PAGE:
© The Financial Times Ltd 2016 FT and 'Financial Times' are trademarks of The Financial Times Ltd.
March 9, 2012 10:11 pm
Various Pets Alive and Dead, by Marina Lewycka, Fig Tree, RRP£12.99, 384 pages
The epigraph of Marina Lewycka’s fourth novel is from Gogol’s Dead Souls: “We live in new times – the age of the hero is past – now is the time of the non-virtuous man.” In Various Pets Alive and Dead Lewycka, too, gives us two ages and a series of falls from grace.
Doro and Marcus are diehard lefties who once lived in a free-love-embracing, lentil-slurping commune in 1960s Doncaster. Their grown-up children, still shadowed by an unconventional upbringing, belong to our own times. Clara teaches in a comprehensive, where global revolution is further from her mind than her single daily cigarette and her mild crush on the headmaster. Serge, unknown to his parents, has abandoned his Cambridge maths PhD to work as a quant in a London investment bank, where he moons alternately over complex algorithms and a gorgeous but ruthless Ukrainian analyst called Maroushka.
Their stories play out against the background of the noughties crash. Serge, trading for himself on the sly, gets in over his head. Clara becomes involved with the family of one of her pupils. Doro – who has built the second half of her life around caring for her third child Oolie-Anna, who has Down’s syndrome – is now struggling with Oolie-Anna’s growing independence. Minds wander back to the days of the commune, skeletons peep out of closets, and guilty consciences turn to the hamsters and rabbits that met sticky ends all those years ago, whether squeezed by a childish hand or ripped to bits by foxes.
Lewycka is a writer of great warmth and considerable comic and observational gifts. One running joke concerns childish mishearings, and I shall take to my grave the idea that bourgeois family structures confine women to “the Domestos fear”. Amid the clowning, too, are some beautiful cadences: “This beautiful young high-flying free-floating no-baggage global elite, whose title is wealth, whose passport is brains, whose only nation is money.” She’s not always at full stretch here, though: the story sprawls and in places she seems to strain for effect. Jocular acronyms proliferate – Serge’s bank is called FATCA; the club of elderly allotment holders is GAGA; and a socialist splinter-group is called PISSF. This makes for a slight grinding of gears. Lewycka’s comic register – the pull towards caricature and quirkiness – goes slightly against the grain of her more serious themes: disaster feels more likely to come as a pratfall than a human catastrophe. But this is not to dismiss either her comedy or her seriousness. You can find the same grinding of gears in Dickens.
The intricate network of coincidences that pattern the novel’s comedy do double service too: they unshowily suggest the inescapable connectedness of everything not only in family life, but in the economic life that is the novel’s background and burden. The companies Serge is short selling are tied in with the lives of his family back in Doncaster; the allotments whose redevelopment Doro opposes may become the sheltered housing in which Oolie-Anna is to live. Clara’s pupil Jason turns out to have family connections with the old commune; and the hateful, pimply spiv Trevor – ground-level avatar of the predator capitalism that haunts the book – seems to be connected to the long-ago disaster that brought the commune to an end.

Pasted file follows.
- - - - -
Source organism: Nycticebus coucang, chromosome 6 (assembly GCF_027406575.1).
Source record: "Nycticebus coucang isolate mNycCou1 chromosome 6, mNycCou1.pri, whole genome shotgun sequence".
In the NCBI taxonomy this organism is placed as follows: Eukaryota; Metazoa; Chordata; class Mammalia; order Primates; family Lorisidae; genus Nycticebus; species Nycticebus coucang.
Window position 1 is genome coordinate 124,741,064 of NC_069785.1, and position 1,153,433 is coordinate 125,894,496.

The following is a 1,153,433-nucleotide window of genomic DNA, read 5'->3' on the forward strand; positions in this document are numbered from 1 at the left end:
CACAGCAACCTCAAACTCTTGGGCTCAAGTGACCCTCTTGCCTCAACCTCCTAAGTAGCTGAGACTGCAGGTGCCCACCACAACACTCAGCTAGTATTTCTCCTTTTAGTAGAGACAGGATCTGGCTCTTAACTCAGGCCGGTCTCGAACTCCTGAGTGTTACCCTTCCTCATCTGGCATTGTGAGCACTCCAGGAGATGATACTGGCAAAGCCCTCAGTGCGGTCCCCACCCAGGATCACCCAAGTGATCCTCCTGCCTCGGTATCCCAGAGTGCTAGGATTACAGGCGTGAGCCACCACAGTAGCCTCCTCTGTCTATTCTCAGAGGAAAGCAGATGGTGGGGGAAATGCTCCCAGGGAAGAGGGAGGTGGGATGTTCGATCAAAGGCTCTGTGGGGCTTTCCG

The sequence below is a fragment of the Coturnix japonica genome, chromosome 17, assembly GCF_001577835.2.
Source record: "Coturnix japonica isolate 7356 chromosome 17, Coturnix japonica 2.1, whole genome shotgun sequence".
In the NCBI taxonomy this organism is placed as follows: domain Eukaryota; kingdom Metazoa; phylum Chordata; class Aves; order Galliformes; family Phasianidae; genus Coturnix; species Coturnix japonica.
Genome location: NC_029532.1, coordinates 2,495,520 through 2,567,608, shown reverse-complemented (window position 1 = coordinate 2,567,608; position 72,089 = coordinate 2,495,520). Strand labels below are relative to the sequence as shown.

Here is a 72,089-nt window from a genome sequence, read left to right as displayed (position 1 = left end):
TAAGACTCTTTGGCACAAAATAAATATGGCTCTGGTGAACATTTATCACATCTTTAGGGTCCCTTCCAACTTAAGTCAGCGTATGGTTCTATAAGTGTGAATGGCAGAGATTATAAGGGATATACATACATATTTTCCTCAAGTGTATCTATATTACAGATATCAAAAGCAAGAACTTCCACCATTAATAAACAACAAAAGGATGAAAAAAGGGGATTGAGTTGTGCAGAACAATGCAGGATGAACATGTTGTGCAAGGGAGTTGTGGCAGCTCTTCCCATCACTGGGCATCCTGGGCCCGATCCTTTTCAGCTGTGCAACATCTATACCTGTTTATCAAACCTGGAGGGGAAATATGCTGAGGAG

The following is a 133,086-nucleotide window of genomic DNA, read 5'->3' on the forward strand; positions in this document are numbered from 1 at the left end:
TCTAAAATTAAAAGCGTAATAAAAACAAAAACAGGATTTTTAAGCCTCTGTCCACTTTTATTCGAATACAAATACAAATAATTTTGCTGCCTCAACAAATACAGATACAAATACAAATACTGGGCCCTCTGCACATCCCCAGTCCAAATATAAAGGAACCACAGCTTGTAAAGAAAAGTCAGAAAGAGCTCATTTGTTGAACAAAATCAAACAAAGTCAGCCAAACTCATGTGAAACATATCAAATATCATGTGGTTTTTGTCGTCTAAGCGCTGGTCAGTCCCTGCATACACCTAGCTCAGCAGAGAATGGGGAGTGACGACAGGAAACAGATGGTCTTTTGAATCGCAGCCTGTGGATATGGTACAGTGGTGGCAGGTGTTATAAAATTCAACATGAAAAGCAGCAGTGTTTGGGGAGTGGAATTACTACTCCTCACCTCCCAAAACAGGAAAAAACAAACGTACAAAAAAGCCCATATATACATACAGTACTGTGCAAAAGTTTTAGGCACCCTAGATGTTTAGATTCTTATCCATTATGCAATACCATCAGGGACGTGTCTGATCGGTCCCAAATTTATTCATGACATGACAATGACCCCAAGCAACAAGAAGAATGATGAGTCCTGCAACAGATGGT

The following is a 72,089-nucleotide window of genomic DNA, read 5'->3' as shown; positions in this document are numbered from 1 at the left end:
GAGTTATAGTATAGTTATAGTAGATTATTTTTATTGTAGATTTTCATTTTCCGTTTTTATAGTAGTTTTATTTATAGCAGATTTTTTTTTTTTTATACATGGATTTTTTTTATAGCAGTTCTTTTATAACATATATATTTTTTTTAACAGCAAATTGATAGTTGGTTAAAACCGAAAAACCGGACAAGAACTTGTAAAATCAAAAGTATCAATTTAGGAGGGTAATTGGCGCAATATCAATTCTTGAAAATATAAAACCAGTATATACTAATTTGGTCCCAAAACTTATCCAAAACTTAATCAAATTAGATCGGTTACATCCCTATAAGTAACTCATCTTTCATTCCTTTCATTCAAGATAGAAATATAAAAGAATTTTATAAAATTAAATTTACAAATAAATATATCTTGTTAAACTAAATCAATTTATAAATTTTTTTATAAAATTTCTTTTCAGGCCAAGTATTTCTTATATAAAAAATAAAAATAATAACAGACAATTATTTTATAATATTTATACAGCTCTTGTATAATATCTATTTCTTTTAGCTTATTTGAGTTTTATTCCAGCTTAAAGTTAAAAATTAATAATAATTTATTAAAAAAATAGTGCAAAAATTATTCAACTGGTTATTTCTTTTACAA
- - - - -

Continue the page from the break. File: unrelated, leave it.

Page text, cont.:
Some loose threads are knotted and others allowed to fray. Theory – the Fibonacci retracement equations Serge uses to model markets and Marcus’s earnest parsing of Frankfurt School pieties – is subverted by lived experience: bent markets and failed idealisms. Post-crash collusion between the City and Downing Street has its burlesque shadows in crooked local councillors in bed with venal Doncaster rip-off merchants.
Walking through town, Doro casts a wan eye on what Joseph Schumpeter’s “creative destruction” means at street level: “Everything that has underpinned her life for the last twenty years has been turned upside down in this last month. The allotment, her paradise and sanctuary, is about to be destroyed. Even the city where she lives seems to be disintegrating around her. ‘SPECIAL OFFER!’ ‘£1 GREAT VALUE!’ ‘EVERYTHING MUST GO!’ scream the banners.”
So the longed-for crisis of capitalism hasn’t quite ushered in the new age that Doro and Marcus hoped for. But life goes on, bashed and squished by market forces, as it always has. Shame about those rabbits, mind you. Yet as this book knows, every economy has its rabbits and its foxes.
Sam Leith is author of ‘You Talkin’ To Me? Rhetoric from Aristotle to Obama’ (Profile)
Copyright The Financial Times Limited 2016. You may share using our article tools.
Please don't cut articles from FT.com and redistribute by email or post to the web.